Next year’s mayoral elections in Taipei and New Taipei City (新北市), which will be extremely difficult for the Democratic Progressive Party (DPP) to win unless something extraordinary happens, have been — and will be — worth people’s attention.
The issue appears a hot potato for the party now and could very well be the decisive factor of the unprecedented seven-in-one elections, which will be held in December next year.
On the surface, the mayoral positions are only two of the 22 seats — six special municipality mayors and 16 mayors and commissioners — up for grabs nationwide, but the political implications and complexity go far beyond the numbers.
Taipei, the capital and the political and economic center of the nation, has always been a vital symbolic constituency, while New Taipei City is the largest constituency, with a total of 3.08 million eligible voters. The two municipalities combined have 5.18 million voters, about 28.7 percent of the national electorate of 18 million.
While those constituencies have always been weak spots for the DPP, which enjoys a considerable edge over the Chinese Nationalist Party (KMT) in southern Taiwan, the party has had its share of proud moments in the region, with former president Chen Shui-bian (陳水扁) serving as Taipei mayor between 1994 and 1998 and DPP Chairman Su Tseng-chang (蘇貞昌) governing the then-Taipei County between 1997 and 2004.
However, DPP hopes of retaking the key posts took a severe blow in 2010, when Su lost to the KMT’s Hau Lung-bin (郝龍斌) in Taipei and former DPP chairperson Tsai Ing-wen (蔡英文) lost to Eric Chu (朱立倫) in New Taipei City — both by considerable margins.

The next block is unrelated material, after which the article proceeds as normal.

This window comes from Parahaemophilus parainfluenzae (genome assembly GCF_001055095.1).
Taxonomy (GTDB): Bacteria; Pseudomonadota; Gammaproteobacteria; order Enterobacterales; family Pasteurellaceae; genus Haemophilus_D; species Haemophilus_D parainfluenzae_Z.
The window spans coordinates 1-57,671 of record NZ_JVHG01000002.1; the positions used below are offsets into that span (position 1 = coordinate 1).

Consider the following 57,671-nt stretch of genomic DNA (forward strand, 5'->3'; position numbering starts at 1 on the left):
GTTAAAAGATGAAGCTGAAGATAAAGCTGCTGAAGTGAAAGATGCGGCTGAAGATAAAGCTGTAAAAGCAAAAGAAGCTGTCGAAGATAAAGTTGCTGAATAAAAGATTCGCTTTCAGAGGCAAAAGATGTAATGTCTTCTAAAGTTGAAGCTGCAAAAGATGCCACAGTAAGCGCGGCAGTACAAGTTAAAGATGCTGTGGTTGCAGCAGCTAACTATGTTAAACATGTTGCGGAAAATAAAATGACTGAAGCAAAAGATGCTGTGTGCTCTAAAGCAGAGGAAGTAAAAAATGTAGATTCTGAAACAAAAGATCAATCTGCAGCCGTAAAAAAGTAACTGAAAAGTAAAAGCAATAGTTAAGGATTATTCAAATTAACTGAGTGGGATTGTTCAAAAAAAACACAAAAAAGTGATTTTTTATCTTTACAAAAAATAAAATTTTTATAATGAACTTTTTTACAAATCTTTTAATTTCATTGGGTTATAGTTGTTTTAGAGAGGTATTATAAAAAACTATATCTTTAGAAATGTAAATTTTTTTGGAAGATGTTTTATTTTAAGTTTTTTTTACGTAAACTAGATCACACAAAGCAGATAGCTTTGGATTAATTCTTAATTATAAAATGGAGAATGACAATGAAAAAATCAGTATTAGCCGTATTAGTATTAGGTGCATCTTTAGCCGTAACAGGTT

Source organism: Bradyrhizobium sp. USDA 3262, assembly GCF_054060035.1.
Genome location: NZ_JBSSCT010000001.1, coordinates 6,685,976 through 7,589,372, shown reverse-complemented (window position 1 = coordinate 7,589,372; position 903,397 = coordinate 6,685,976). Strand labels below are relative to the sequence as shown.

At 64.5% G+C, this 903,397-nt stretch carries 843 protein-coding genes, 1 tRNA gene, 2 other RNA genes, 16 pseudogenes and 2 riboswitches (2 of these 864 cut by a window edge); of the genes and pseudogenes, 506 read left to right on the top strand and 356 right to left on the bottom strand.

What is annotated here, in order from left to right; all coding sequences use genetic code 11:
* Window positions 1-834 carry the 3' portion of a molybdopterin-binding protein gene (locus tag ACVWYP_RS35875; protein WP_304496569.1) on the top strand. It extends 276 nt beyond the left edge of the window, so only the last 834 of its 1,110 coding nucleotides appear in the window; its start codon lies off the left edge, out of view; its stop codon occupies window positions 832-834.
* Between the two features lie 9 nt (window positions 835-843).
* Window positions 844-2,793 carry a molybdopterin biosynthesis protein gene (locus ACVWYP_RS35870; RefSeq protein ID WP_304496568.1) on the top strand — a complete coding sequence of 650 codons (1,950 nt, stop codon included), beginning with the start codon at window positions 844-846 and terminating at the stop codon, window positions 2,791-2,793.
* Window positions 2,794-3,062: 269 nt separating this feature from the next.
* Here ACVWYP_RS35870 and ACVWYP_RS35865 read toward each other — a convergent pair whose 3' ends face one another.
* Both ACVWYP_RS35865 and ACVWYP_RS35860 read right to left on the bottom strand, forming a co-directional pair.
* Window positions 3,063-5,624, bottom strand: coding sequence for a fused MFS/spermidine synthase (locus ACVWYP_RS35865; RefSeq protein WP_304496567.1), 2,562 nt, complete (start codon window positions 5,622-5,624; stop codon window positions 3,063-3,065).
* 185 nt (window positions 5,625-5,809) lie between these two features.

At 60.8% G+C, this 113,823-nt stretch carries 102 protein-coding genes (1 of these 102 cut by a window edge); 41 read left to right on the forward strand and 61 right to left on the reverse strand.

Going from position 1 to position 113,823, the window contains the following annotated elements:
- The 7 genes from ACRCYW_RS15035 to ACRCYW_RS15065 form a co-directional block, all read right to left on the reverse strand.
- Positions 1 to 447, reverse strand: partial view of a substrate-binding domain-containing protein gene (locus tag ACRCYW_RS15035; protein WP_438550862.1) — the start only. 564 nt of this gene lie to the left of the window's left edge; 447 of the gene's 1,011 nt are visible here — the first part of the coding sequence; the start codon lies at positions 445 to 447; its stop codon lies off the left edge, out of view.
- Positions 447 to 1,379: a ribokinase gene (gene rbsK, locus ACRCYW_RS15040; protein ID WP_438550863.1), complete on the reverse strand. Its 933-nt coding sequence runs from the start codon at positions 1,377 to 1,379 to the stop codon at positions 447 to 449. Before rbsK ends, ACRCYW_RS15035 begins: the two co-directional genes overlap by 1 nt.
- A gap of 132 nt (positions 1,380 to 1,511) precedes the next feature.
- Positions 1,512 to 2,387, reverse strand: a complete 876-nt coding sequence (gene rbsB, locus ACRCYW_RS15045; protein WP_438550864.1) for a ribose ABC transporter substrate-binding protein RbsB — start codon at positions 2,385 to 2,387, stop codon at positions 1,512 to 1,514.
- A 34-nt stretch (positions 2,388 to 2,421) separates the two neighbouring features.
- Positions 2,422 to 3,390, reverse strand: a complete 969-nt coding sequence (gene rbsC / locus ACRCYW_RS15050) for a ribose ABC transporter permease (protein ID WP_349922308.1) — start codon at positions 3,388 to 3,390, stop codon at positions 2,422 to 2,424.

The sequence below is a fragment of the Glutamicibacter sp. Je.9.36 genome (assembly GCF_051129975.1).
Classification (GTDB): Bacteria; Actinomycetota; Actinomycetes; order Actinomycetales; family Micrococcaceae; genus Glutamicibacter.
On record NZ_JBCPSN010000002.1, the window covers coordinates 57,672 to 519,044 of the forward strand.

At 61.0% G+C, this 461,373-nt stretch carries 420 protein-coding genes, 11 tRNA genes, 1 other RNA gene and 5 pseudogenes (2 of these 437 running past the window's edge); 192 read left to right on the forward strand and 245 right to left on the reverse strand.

With its decreasing supporter base and consecutive election losses in northern Taiwan, the DPP is surely worrying about finding strong candidates for the two constituencies.
It was thought that no senior DPP politicians would want to run in either constituency because it would be political suicide, but inexperienced and young candidates are highly unlikely to win as well.
Nevertheless, recent developments caught the DPP by surprise. Former vice president Annette Lu (呂秀蓮) declared her interest in running to succeed Hau and she was joined by three other DPP members.
However, the most intriguing development is that National Taiwan University Hospital physician Ko Wen-je (柯文哲), a pan-green camp supporter and independence advocate, though not a DPP member, has not only been mulling a bid, but has also been leading in most public opinion polls.
Unless Ko eventually decides not to run or one of the DPP aspirants catches up, the DPP will be in a tough situation — either Ko will join the DPP or run as an independent candidate.
The situation in New Taipei City seemed to be even simpler, with former premier Yu Shyi-kun (游錫堃) the odds-on favorite to win the DPP nomination despite many supporters complaining about “old faces.”
However, the party’s overall prospects remain as grim as ever, in particular if the KMT decides to nominate Sean Lien (連勝文), son of former vice president Lien Chan (連戰), in Taipei and Chu for re-election in New Taipei City.
It is perhaps fair to say that no one seriously expects the DPP to win either race, but how the party handles the nominations and campaigns could be crucial for the seven-in-one elections, in which special municipality councilors, county and city councilors, township chiefs, township councilors and borough and village wardens will be elected.
The thorny issues in the two key races will be a test of Su Tseng-chang’s political wisdom and determination.
Until election day, all the Taiwanese can do is watch, wait and hope for the best results.